The Cycle Courier Challenge is an experiment in creativity that I've been messing with for some time for inclusion in a new book, Storycraft. There's a pretty decent KS4 lesson in this blogpost. Feel free to give it a go and collect a whole-class worth of answers. Get them to me and I'll include them in the book if there's space.
To play, you'll need...
Get settled. Ready? Good.
In this activity, your job is to list ideas in response to a scenario that’s given below. I'm going to ask you for ten of them. Before you read the scenario, though, here’s what we’re interested in – seeing when your best and most original ideas emerge. Is your first idea your favourite? Second or third? Is your tenth idea your most original? Or are all of them, in your opinion, terrible?
So as you list your ideas you must do it chronologically, in the order you get them. Be completely uncritical. If a bad idea springs to mind, record it. If all ten are bad in your opinion, that’s fine.
Now for the scenario. Think of the cycle couriers you see in all towns and cities. They usually zoom around on their bikes weaving in and out of traffic. Their bikes have large square delivery boxes on them, usually because they’re ferrying takeaway food like pizza.
Now consider this. What if every cycle courier in your nearest town or city looked as if they were delivering fast food, but really it was a disguise…and they were delivering something else entirely?
What could the something else be?
OK – you’re off. Make a chronological list of possibilities:
Now that you’ve made your list you might want to consider the following:
3. Party cakes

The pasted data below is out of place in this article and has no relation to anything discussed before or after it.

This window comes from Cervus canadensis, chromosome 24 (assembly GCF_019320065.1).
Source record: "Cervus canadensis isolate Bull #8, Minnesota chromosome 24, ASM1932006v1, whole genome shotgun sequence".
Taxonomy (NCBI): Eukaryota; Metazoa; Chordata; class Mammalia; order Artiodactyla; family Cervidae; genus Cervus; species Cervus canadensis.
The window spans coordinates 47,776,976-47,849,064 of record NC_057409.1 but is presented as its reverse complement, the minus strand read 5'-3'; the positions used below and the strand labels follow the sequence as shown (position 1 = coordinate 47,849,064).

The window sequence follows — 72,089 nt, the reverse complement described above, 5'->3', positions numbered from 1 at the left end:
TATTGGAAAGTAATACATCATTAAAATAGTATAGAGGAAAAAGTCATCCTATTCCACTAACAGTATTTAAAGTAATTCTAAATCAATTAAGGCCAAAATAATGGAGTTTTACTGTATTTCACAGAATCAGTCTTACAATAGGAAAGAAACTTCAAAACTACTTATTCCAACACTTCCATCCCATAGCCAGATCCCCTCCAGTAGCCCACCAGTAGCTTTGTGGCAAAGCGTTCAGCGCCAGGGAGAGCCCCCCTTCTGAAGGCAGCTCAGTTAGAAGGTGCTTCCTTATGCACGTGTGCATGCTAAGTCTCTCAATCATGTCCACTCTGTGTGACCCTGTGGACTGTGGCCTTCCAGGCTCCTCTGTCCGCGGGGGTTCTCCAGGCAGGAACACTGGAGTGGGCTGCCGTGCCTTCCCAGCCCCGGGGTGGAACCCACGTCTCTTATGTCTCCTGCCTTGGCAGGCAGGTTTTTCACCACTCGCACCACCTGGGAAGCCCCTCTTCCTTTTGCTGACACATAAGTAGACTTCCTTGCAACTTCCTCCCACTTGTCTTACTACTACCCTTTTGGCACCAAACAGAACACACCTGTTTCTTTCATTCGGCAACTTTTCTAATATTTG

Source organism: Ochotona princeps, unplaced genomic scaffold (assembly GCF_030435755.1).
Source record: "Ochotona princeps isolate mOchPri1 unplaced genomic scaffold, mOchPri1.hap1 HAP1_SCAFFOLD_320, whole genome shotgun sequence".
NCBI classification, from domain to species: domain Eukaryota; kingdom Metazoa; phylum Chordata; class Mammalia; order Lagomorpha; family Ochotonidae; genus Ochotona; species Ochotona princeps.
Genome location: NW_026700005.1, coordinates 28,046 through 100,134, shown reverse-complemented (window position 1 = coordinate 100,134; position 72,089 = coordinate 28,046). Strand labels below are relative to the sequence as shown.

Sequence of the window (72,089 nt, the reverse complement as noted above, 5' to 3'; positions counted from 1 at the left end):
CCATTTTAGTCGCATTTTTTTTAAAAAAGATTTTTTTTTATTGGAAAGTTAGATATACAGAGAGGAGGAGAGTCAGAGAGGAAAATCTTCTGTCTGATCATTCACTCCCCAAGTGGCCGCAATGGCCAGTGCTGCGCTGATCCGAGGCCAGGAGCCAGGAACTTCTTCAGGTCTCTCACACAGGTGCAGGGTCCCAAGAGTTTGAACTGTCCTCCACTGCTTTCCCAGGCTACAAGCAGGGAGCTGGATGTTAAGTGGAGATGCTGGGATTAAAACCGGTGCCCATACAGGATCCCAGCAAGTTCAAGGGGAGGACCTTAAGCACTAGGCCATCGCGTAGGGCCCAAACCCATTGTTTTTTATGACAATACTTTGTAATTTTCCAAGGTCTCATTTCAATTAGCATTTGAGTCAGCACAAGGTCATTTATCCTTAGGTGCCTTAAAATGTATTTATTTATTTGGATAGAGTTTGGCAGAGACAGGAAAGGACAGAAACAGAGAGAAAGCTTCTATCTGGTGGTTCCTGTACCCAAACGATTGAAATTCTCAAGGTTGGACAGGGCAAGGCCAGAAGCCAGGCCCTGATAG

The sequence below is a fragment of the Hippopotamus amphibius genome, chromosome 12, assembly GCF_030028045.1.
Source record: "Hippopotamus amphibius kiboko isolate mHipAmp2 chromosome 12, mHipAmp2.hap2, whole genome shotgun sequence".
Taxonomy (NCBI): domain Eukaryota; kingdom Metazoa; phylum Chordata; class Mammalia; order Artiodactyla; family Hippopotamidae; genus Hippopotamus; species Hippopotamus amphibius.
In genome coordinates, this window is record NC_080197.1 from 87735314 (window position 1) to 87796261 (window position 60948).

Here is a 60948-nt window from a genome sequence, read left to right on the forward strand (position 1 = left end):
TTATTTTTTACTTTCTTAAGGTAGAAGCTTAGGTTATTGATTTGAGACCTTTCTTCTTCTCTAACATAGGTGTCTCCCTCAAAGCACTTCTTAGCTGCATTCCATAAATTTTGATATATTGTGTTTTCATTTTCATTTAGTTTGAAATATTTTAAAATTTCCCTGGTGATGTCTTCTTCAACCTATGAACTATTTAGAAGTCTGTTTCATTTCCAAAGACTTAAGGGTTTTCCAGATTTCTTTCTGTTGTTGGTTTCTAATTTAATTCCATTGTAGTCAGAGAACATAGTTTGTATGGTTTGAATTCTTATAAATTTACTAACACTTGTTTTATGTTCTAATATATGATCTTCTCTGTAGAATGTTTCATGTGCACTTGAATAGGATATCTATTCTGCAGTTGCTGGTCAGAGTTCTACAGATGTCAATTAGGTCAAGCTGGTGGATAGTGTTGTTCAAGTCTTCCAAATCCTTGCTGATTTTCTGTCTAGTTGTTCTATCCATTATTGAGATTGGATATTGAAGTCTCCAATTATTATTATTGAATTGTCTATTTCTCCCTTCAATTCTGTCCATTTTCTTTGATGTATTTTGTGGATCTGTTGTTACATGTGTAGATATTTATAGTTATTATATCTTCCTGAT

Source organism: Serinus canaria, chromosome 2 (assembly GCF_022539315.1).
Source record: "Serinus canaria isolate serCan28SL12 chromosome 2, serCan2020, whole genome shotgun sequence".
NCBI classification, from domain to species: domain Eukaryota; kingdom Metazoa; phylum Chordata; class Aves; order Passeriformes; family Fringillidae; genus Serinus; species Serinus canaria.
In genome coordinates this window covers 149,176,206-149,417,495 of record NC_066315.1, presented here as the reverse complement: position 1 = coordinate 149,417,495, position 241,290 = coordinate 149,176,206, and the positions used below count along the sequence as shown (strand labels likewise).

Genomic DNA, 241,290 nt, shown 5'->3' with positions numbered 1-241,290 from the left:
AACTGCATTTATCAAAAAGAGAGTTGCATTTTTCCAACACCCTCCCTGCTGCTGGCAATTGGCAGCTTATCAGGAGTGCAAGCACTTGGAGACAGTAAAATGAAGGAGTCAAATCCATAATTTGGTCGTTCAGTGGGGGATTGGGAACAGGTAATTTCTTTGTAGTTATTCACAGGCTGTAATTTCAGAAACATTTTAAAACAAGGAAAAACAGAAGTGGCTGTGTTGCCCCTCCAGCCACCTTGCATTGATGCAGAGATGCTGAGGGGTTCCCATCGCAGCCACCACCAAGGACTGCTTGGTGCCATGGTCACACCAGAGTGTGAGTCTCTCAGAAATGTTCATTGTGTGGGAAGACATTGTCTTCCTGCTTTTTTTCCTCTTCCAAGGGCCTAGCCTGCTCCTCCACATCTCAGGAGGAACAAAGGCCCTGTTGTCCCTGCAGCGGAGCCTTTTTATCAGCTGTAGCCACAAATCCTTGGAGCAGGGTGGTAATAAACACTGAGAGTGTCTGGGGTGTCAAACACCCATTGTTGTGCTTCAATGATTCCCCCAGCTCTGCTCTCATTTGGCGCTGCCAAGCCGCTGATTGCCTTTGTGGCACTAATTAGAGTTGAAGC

4. Smuggled pets
6. Chopped-off Heads
7. Stakes for killing vampires
8. Doorways to other worlds
10. A very slow prison break – one limb at a time.
I reckon some of these a pretty good, but most are terrible. If you've got a list of responses in front of you, perhaps from classmates, look for patterns in the responses. You might want to consider choosing one of the following investigations:
That's it. Enjoy!
In 1999, sports journalist Jonathan Rendall wrote Twelve Grand. It was published by Yellow Jersey Press which I think was Harper Collins’ sports imprint. It was about gambling. Yellow Jersey gave him a twelve-grand advance on the condition he gambled it all. They envisaged a straightforward account of wins and losses and some funny stories, perhaps with a tally of progress at the end of each chapter.
Rendall didn’t want to play ball. Instead he reckoned the story needed to be one of disaster. He descended into alcoholism, quickly lost everything and had a breakdown. His prose collapses as the book goes on – by the end he’s unable to put full sentences together. It’s brave and brilliant on the one hand, bonkers nonsense on the other. I was twenty-seven and loved it.
After Twelve Grand I read everything Rendall wrote, partly because he looked frickin' terrific, partly because I was worried about him. He seemed so unhinged, utterly addicted to self-destruction. My memories are hazy but I recall loving a weekly piece about games and gambling for one paper – the Indie maybe – and a column about drinking for The Observer Food Magazine. He never seemed to hold down gigs for long. I guess editors couldn’t stand his disregard for deadlines.
His last book, Garden Hopping, was another examination of complete self-destruction. I’m pretty sure that this time he’s split with his wife, left his kids and is homeless by the end. It was as if every project required a slow-motion explosion of chaos and devastation.
No-one knows exactly when he died. His body was discovered late January of 2013 in his Ipswich flat. He’d been there for some time – apparently he rarely ate when consumed by a project and often passed out from hunger exhaustion or drink. He was writing an epic biography of Mike Tyson called Scream. This time it killed him.